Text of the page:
Georgia January 2. 1787 The 17th Star

Connecticut January 9, 1788 The 18th Star

michigan-nylonMichigan January 26, 1837 The 26th Star

Kansas January 29, 1861 The 34th Star

Utah January 4, 1896 The 45th Star

New Mexico January 6, 1912 The 48th Star

Alaska January 3, 1959 The 49th Star

If you live in, are from, love one of these states, celebrate its induction this month. Fly Old Glory or order a State-specific Flag today. Start off the New Year flying your colors.

Happy New Year!

**Jacquie


Vote 2014

November 4, 2014

vote repWhen I was growing up we had Civics Class. Civics taught you what it meant to be American, in a country where you had the right and honor to be apart of the what is bigger than just you but the community in which you live. Civics: the study or science of the privileges and obligations of citizens. Webster Dictionary. Being a good citizen is voting.

vote demo 1The timeline of our country’s voting has not always been to encompass all. The beginning brought only white and landowners in 1790. In 1870, the 15 Amendment was passed to include former slaves and all men of any race. In 1920, suffrage movement guaranteed women the right to vote. In 1965, the Voting Rights Act was passed to protect the rights of minorities and eliminates any poll tax. Finally in 1970, the age requirement was lowered to 18 years old.

I have always felt it a privilege and an obligation to vote. I do so with pride and honor. I do not vote a straight ticket. I research each fellow citizen. I also read up on laws to be voted on and try to make an informed decision.

vote paceTomorrow, I go back to where I voted for the first time when I turned 18. I remember being so excited. My mom took me and as we stood in line, I was so new and naïve. Knowing that by voting, I will put my mark on history to bring about change.

GO VOTE!

**Jacquie


Checking it twice!

September 30, 2014

santaWe are getting ready for Christmas. Making lists for the little ones. Asking the older ones what they want. I have already created an event for a Cookie Exchange for early December. I invited 25 people for the exchange and I hope we get at least 20! I love the holidays! I think it is mostly the family getting together from just around the corner and many miles away. I also like the goodwill towards others; we tend to give to others more around the holidays. very sad but very true.

fishI was thinking of gifts for family and friends and trying to keep a budget – UGH. I have relatives and friends that have everything, they don’t need things. But everyone has a like, a hobby, a passion that is hidden if you look around. Mine is Santa Claus, I don’t like clutter, so I get to bring out my Santas at Christmas, display them and pack them until the next season.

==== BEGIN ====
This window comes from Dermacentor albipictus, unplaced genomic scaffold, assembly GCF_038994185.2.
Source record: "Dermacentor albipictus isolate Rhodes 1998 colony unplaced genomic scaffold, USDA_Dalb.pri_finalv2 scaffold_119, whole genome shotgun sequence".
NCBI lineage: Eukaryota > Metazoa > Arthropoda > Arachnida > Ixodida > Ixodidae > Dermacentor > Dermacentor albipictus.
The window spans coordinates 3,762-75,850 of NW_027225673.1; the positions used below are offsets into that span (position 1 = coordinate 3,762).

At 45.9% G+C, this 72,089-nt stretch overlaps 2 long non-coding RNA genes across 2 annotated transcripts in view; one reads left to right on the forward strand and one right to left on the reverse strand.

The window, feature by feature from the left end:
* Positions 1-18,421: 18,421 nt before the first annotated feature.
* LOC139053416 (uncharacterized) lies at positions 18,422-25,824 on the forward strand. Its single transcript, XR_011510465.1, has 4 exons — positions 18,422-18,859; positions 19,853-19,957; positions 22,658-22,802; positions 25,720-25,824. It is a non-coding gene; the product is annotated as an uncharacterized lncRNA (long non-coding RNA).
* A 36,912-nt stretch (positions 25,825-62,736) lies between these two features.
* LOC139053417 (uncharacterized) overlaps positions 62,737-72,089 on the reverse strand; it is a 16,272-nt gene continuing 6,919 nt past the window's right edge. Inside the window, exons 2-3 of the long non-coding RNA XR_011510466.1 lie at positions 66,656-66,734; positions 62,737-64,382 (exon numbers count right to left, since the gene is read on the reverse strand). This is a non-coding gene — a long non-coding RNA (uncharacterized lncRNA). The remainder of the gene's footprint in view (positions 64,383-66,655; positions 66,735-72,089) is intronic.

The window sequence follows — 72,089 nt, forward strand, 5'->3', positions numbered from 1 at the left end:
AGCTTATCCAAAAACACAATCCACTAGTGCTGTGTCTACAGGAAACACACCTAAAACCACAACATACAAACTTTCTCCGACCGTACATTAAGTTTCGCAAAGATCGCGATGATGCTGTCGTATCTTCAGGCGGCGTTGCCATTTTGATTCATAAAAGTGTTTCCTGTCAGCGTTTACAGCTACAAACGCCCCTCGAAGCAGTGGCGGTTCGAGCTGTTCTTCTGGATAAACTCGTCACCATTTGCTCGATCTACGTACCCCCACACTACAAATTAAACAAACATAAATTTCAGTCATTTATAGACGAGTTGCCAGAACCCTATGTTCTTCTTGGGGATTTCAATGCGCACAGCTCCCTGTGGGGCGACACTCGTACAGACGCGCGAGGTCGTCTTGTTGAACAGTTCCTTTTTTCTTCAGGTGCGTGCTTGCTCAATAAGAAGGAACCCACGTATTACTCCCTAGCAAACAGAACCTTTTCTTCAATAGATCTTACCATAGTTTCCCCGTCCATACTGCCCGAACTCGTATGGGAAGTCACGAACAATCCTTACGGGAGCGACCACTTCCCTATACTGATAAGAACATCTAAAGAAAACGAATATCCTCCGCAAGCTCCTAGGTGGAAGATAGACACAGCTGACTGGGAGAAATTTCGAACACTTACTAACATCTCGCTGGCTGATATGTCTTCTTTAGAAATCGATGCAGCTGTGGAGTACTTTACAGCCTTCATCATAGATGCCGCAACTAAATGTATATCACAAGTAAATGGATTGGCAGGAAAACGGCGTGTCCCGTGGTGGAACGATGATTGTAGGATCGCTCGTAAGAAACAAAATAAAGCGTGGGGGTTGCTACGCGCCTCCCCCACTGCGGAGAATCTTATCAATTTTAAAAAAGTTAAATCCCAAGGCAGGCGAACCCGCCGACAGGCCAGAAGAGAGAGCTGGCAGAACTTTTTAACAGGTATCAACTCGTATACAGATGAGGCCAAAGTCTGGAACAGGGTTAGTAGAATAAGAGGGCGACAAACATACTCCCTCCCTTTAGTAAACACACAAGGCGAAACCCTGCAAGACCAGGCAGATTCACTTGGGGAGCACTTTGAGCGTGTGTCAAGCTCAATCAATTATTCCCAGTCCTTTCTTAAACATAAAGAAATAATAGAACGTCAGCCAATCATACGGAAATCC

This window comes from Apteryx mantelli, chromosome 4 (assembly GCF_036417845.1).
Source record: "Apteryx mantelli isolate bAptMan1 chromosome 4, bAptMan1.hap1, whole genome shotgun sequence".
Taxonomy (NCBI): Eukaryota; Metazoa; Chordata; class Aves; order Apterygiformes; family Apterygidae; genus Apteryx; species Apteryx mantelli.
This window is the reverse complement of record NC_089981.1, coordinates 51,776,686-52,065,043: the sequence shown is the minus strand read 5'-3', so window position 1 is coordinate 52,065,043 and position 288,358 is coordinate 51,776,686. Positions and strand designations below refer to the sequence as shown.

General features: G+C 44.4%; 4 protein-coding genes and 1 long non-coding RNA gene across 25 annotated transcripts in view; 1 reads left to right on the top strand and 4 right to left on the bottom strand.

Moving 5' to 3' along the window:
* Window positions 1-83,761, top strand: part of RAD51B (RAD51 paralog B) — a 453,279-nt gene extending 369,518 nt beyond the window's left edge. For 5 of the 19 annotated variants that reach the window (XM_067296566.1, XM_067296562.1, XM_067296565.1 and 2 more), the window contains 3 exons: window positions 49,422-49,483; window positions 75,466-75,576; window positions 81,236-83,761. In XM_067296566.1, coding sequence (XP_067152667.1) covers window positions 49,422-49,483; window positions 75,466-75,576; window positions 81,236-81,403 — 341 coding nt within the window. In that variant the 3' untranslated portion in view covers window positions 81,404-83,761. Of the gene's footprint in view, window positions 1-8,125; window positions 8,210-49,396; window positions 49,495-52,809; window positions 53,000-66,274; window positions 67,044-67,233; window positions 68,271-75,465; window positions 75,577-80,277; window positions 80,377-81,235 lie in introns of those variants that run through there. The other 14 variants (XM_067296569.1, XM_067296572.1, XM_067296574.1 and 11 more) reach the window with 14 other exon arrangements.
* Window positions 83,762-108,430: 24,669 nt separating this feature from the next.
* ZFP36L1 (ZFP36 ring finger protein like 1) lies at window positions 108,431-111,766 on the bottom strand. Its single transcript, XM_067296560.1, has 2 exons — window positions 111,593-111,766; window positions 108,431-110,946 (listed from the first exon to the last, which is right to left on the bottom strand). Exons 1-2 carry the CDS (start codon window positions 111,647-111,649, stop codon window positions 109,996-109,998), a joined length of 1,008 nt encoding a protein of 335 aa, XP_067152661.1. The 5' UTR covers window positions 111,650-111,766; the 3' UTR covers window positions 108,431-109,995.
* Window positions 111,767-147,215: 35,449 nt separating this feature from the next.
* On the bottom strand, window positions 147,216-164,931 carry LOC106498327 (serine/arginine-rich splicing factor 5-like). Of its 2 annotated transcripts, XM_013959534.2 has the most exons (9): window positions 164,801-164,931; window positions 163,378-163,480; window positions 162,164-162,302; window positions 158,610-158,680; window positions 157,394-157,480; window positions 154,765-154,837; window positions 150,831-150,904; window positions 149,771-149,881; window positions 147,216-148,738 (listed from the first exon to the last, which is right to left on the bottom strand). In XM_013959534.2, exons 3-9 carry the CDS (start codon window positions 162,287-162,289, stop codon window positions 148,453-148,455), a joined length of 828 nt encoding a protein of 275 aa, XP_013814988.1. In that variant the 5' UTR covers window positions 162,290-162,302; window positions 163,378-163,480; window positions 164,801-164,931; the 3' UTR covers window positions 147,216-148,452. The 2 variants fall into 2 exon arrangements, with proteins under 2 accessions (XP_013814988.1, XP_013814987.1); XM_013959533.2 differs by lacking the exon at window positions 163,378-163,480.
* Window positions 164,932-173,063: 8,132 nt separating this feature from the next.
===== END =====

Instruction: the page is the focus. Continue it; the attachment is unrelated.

While scrolling through United States Flag Store for a Santa themed Garden Flag. I thought what better way to stay in budget but to buy garden flags? For the holiday season there is Jesus, Santa, nature. There are snowmen and animals – so many different themes and motifs. They are just so many to choose from.

hummingbirdI thoumonogramght, What about the men in my life? There are all sports-themed (Pro and College), any branch of the military, golf, fishing, historical, nautical. I think I am on to a great idea! For the ladies in my life, hummingbirds, flowers, welcomes, and so many seasonal: spring, winter, fall, summer, Valentine’s day, Halloween, Thanksgiving, Easter, St Patrick’s Day. Ok, I do not have to list them all – you get the idea! The ideas are not exclusive to gender because I have some picked out that would look great at my uncle’s home and that one is a farm theme. Pricing ifor the ones on my list range from $9.00 to $18.00. With that in mind, I am thinking for a couple presents, I can combine a gift for the home with a monogram instead of some gift they will re-gift next year! Happy Shopping!

**Jacquie


National Airborne Day

August 15, 2014

 August 16, 1940 is the first established Army Parachute jump. In August of 2002, President George W. Bush put forth the proclamation for August 16th to honor the Airborne Forces, annually.

The idea of men jumping out of planes was not a new one, it was tossed just after World War I by General William (Billy) Mitchell. The General tested this out in San Antonio, Texas as a demonstration. Although the jump went well, the theory did not catch on here in America. During World War II, Germany started to use paratroopers in 1940 to quickly invade and surprise the enemy behind their own resistance. Triggered by the success Germany’s Fallschirmjäger , the US Military branches began a full-scale production to develop this type of warfare. In April of 1940, the War Department approved a test platoon of Airborne Infantrymilabr35p_-00_purple_illustration_airborne-flag-regular-3x5ft-polyester under the Army’s Infantry Board, this was set up at Fort Benning 29th Regiment.